For my modelling purposes there was, of course, a second, but completely fictitious, locomotive shed at Ferryhill, called Plank Lane. This shed was built on a site originally occupied by the York, Newcastle and Berwick Railway which was taken over by the N.E.R in 1854. The depot being retained and enlarged to house freight locomotives used to service the coalfields of County Durham and North Yorkshire. Unlike its counterpart, Plank Lane survived much longer, mainly due to its location in the triangle formed by the lines to Stockton and Darlington that gave better access to diverging routes.
When the locomotives allocation increased at Plank Lane, it was decided to provide a turntable. Land was acquired in 1937 and by late 1938 a 70 foot vacuum tractor turntable had been installed.
Plank Lanes reasonable proximity with Darlington works, to the south meant that it could also be used by locomotives on running in turns after attention at the works, therefore allowing a variety of motive power to be seen visiting the depot for checking and servicing before returning to the works.
The scene you see is set around 1946 when the LNER was embarking on a renumbering scheme. Some locomotives can be seen newly re-numbered while others awaited such attention. The shed roof was damaged by fire and has been removed awaiting replacement, while other parts of the depot have recovered a little from wartime austerity.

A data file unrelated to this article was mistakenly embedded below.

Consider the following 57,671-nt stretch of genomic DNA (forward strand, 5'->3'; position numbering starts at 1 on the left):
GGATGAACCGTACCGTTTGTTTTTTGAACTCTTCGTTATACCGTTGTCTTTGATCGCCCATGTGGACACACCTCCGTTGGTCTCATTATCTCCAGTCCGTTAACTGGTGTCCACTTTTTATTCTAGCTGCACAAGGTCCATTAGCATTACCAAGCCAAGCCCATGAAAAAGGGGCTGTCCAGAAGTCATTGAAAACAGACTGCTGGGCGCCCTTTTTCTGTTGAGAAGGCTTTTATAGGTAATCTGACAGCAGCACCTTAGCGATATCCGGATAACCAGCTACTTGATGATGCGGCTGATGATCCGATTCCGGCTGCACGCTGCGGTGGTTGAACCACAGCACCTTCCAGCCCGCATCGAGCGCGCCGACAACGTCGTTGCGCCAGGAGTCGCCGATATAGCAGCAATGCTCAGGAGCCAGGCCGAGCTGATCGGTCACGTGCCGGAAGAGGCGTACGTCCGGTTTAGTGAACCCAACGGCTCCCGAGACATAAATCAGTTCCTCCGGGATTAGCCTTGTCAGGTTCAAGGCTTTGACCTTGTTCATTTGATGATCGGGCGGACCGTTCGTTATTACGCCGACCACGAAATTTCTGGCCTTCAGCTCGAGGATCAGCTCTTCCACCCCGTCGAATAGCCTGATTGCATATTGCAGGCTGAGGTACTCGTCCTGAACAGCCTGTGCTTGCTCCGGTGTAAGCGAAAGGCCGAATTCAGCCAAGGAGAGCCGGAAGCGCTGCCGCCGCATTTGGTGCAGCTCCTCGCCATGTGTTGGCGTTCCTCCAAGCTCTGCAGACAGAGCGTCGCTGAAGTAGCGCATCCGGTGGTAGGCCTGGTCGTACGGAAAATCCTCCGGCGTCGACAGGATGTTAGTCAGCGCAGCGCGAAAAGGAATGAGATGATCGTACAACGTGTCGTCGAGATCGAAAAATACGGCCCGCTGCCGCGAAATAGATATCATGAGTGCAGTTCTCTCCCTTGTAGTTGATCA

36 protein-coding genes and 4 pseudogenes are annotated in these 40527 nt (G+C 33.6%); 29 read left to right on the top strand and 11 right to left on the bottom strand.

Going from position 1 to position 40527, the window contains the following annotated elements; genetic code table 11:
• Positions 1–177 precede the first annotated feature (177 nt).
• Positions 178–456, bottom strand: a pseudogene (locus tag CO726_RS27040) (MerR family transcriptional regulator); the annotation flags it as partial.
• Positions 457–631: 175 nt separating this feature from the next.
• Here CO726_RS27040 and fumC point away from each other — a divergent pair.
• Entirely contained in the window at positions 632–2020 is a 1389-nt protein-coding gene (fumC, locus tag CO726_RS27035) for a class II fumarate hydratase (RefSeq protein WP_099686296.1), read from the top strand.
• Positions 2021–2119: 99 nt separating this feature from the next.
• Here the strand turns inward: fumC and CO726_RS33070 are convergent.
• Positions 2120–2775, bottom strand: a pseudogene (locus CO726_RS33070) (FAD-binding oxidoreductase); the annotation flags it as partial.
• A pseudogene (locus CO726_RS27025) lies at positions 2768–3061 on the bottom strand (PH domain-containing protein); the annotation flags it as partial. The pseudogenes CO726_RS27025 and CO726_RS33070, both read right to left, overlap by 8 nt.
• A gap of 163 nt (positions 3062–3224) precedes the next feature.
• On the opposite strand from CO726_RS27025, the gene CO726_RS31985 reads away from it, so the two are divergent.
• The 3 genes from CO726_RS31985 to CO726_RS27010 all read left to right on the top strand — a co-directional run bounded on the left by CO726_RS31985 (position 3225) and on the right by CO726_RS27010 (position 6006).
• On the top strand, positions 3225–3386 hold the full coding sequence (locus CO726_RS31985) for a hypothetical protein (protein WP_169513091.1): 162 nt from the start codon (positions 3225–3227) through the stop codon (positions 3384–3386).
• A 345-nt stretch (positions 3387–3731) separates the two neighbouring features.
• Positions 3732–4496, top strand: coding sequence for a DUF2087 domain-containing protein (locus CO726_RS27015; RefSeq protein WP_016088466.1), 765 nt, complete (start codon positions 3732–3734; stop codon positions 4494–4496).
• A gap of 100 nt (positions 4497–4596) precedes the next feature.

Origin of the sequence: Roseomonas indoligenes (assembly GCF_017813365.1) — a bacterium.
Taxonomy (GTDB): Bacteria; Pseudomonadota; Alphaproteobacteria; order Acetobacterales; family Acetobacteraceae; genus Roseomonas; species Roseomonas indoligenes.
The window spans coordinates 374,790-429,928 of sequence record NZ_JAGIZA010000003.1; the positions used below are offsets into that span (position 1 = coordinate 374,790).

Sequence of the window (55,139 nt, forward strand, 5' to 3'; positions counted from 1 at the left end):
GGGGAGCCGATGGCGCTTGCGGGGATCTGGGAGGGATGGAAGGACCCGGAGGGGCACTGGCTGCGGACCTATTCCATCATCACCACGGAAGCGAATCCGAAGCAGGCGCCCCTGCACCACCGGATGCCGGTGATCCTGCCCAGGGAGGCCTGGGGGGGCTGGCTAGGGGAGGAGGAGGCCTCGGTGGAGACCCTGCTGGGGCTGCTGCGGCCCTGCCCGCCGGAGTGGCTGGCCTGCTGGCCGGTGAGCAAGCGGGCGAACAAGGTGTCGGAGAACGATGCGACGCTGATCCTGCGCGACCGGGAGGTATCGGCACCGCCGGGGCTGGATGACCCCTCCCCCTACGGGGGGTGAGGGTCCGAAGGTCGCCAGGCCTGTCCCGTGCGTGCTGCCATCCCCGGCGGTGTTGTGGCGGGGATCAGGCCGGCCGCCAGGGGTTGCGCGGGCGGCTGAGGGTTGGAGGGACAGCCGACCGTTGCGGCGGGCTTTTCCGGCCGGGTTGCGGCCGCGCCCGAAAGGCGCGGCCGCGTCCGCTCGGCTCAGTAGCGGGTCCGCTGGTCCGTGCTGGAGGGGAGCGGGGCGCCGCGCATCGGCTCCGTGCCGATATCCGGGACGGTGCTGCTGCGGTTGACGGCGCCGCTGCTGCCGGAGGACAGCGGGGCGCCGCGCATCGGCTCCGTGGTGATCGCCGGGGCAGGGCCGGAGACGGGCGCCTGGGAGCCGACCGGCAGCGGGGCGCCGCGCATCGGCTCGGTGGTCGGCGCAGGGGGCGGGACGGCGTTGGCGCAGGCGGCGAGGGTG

Red River more photos
Set in the coal-mining region of the Appalachians the layout represents scenes from the last decade or so on what is now the Norfolk Southern (NS) railroad. The NS was the result of a merger between the Norfolk and Western and Southern railroads. The Southern was noted for the efficiency of its operations and the N&W for its coal hauling. The mine on the upper level is typical of an older type of unit during the last days of its life loading bottom discharge hopper cars bound for the few industries that still need this type of unloading. The cars are taken from the mine and eventually reach an interchange with the main tracks on the lower level. On the lower level can be seen the modern unit coal trains which need rotary tipplers to empty them as they do not have doors on the bottom. These cars run in long block trains from the mines to the power stations or other big users. Others trains to be seen include wood chips in very large gondolas,roadrailers, manifests (mixed), intermodaT and MoW (engineers) trains.
Red River featured in the January and February 2005 editions of 'Continental Modeller' and has been shown at Banbury (NScaleUK), Lydney, Ross (NMRA), Chippenham (Trainwest), Caine, Andover (Modelex 2005), Rhondda (S. Wales Model Show), Cheltenham, Abingdon, Alton, TOlworth, High Wycombe, Warley (NEC), Rail-Ex Southwest (Taunton), Derby and Truro (Three Spires Railex).
Syreford more photos